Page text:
This album, Seal's second, may be his best. The production work by Trevor Horn remains among his best work - the two artists seem designed to compliment each other.
It's a bit of a contradictory piece of work, though, because on the one hand you have lyrical whimsy which waftily alludes to drug-taking and paints Utopian dreamscapes - and on the other have po-faced social commentary, like "Prayer for the Dying". Would the real Seal please stand up?
I think he's the folky troubadour who got all danced-up by Mr Horn, first and foremost. Not that this is a dance album. Far from it. In fact there is very little here that is up-tempo.
What there is, though, is some really interesting song-writing, some great musicianship, first class production, and that velvet, beautiful vocal. It would be a fascinating thing indeed to hear what a different producer would do with his work over the course of a whole album.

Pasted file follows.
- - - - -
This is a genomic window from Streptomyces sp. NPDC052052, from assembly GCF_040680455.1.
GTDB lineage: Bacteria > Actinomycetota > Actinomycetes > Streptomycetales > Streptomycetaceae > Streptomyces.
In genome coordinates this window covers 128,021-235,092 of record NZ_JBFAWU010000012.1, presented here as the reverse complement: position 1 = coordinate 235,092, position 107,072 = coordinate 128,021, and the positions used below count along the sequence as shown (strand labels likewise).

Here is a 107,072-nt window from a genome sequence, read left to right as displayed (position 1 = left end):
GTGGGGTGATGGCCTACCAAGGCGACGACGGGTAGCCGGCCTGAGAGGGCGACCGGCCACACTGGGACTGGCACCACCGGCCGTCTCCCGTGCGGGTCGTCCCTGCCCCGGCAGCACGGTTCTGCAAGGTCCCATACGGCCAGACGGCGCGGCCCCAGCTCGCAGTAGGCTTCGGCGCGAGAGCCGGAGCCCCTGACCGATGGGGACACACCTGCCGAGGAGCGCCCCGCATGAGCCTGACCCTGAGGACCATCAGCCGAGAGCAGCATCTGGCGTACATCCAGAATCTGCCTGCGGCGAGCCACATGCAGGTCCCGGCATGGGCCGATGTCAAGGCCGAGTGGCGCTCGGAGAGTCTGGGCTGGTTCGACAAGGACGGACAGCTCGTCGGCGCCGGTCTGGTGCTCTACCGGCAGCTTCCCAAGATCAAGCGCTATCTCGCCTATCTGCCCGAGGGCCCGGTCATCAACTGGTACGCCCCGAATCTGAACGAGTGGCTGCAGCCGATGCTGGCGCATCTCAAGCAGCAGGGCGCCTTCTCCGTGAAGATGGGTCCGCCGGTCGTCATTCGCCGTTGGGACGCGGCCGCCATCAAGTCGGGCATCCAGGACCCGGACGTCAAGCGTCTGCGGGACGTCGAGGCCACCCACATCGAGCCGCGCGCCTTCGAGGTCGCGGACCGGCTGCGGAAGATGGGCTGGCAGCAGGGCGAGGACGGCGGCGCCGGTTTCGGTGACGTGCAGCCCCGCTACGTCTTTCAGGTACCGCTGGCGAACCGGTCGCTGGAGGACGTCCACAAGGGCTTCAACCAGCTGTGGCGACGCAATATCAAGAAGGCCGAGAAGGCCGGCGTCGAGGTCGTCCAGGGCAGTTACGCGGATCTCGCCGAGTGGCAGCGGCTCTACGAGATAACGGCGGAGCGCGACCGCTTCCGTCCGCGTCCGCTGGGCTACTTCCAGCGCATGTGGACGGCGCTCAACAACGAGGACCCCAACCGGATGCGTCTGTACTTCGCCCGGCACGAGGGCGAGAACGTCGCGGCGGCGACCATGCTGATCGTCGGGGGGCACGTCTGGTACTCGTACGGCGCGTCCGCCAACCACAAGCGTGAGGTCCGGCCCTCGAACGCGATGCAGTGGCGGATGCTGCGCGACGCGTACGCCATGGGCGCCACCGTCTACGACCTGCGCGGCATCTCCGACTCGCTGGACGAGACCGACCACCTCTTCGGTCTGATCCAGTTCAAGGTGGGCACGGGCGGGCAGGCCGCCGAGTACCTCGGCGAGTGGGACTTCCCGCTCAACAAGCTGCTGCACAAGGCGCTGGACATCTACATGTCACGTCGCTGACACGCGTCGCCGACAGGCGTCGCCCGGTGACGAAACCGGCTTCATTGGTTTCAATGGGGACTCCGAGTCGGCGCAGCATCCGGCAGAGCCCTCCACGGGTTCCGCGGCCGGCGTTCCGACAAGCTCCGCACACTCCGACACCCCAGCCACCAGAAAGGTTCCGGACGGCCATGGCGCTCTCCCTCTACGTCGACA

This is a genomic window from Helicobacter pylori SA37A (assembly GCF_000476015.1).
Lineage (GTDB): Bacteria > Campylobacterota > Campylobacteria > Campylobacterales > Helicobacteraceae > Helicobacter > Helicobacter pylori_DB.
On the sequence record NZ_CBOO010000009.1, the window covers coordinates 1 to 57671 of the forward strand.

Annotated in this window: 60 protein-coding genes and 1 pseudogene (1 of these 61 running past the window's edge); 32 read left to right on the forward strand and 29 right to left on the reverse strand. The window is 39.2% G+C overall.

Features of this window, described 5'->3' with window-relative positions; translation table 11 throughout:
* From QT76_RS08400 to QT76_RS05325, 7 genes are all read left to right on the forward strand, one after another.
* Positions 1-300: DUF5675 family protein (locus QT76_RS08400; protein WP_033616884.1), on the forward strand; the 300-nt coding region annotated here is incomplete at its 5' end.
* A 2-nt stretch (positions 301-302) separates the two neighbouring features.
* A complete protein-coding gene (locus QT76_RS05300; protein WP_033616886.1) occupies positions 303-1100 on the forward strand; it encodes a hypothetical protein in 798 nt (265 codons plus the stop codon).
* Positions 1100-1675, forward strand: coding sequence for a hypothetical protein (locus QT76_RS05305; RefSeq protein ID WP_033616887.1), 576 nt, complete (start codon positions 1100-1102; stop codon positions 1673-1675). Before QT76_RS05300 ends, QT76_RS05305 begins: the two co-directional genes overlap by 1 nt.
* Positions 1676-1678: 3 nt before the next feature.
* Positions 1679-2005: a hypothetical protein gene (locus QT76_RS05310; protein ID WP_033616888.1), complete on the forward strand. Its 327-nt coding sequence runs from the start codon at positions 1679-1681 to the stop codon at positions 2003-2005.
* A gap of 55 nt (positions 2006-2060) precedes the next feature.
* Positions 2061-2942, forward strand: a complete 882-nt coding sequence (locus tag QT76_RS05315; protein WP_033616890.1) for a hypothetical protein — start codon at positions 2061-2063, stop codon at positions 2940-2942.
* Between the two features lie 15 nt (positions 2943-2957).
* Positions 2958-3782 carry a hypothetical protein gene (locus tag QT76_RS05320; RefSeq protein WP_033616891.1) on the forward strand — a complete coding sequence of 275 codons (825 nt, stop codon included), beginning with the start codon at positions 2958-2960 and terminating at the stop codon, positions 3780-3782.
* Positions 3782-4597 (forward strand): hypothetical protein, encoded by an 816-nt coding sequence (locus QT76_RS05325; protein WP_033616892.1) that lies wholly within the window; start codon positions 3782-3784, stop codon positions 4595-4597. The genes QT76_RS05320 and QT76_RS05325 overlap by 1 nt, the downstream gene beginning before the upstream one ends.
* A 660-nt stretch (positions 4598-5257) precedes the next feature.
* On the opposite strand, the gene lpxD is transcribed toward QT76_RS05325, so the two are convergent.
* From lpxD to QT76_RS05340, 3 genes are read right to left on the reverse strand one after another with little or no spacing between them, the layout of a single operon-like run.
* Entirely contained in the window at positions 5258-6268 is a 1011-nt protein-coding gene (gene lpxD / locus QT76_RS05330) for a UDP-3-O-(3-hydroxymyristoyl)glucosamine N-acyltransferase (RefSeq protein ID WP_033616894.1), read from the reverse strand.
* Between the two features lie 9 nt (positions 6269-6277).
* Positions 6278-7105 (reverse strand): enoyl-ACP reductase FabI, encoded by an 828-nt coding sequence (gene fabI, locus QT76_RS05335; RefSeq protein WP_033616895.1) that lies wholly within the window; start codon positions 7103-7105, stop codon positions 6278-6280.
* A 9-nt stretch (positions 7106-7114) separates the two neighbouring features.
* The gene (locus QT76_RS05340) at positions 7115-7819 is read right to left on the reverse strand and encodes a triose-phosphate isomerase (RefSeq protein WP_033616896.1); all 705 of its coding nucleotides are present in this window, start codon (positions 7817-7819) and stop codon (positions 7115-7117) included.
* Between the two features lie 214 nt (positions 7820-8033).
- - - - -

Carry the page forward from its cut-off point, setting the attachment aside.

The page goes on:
My main gripe, and the thing which stops it getting 5 stars, is the fact that there are no individual great songs on it, for me. The album, as a homogenic whole, is a wonderful listen - but I don't always want to listen to a whole album, I sometimes want to cherry-pick a few tracks - and these don't seem to stand up to that too well. They're interesting, sure - but classic? There's no 'Crazy' on this album.
Having said that, my favourite track (though not quite classic) would have to be the duet with Joni Mitchell, "If I Could", which is beautifully realised - the two husky voices playing off each other to great effect.
As an album, then - fabulous. The tracks individually? Less so. The production? Pretty peerless. Recommended.